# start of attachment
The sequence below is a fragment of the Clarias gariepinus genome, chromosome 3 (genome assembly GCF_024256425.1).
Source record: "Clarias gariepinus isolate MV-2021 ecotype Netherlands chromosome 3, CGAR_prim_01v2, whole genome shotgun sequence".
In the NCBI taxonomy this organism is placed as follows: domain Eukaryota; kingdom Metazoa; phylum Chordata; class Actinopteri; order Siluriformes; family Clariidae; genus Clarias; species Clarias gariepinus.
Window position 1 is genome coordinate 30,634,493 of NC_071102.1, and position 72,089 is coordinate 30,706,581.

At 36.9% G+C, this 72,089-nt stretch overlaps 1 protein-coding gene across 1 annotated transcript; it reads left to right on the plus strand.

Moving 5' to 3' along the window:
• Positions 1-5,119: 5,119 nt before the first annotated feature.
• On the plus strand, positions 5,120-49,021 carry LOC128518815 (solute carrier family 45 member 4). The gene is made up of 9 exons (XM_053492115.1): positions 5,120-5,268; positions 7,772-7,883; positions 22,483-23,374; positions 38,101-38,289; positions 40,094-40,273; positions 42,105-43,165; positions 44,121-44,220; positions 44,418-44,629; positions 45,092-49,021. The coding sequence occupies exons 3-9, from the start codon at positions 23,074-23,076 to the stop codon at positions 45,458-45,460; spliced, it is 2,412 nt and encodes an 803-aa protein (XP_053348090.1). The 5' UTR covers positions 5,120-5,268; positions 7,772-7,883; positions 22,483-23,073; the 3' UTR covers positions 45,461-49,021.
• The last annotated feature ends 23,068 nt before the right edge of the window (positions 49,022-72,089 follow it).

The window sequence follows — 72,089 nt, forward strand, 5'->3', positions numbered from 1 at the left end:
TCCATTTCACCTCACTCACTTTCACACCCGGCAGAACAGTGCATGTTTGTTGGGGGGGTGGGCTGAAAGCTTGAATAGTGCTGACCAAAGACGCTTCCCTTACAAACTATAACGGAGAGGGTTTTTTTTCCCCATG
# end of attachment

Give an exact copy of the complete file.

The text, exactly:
The sequence below is a fragment of the Clarias gariepinus genome, chromosome 3 (genome assembly GCF_024256425.1).
Source record: "Clarias gariepinus isolate MV-2021 ecotype Netherlands chromosome 3, CGAR_prim_01v2, whole genome shotgun sequence".
In the NCBI taxonomy this organism is placed as follows: domain Eukaryota; kingdom Metazoa; phylum Chordata; class Actinopteri; order Siluriformes; family Clariidae; genus Clarias; species Clarias gariepinus.
Window position 1 is genome coordinate 30,634,493 of NC_071102.1, and position 72,089 is coordinate 30,706,581.

At 36.9% G+C, this 72,089-nt stretch overlaps 1 protein-coding gene across 1 annotated transcript; it reads left to right on the plus strand.

Moving 5' to 3' along the window:
• Positions 1-5,119: 5,119 nt before the first annotated feature.
• On the plus strand, positions 5,120-49,021 carry LOC128518815 (solute carrier family 45 member 4). The gene is made up of 9 exons (XM_053492115.1): positions 5,120-5,268; positions 7,772-7,883; positions 22,483-23,374; positions 38,101-38,289; positions 40,094-40,273; positions 42,105-43,165; positions 44,121-44,220; positions 44,418-44,629; positions 45,092-49,021. The coding sequence occupies exons 3-9, from the start codon at positions 23,074-23,076 to the stop codon at positions 45,458-45,460; spliced, it is 2,412 nt and encodes an 803-aa protein (XP_053348090.1). The 5' UTR covers positions 5,120-5,268; positions 7,772-7,883; positions 22,483-23,073; the 3' UTR covers positions 45,461-49,021.
• The last annotated feature ends 23,068 nt before the right edge of the window (positions 49,022-72,089 follow it).

The window sequence follows — 72,089 nt, forward strand, 5'->3', positions numbered from 1 at the left end:
TCCATTTCACCTCACTCACTTTCACACCCGGCAGAACAGTGCATGTTTGTTGGGGGGGTGGGCTGAAAGCTTGAATAGTGCTGACCAAAGACGCTTCCCTTACAAACTATAACGGAGAGGGTTTTTTTTCCCCATG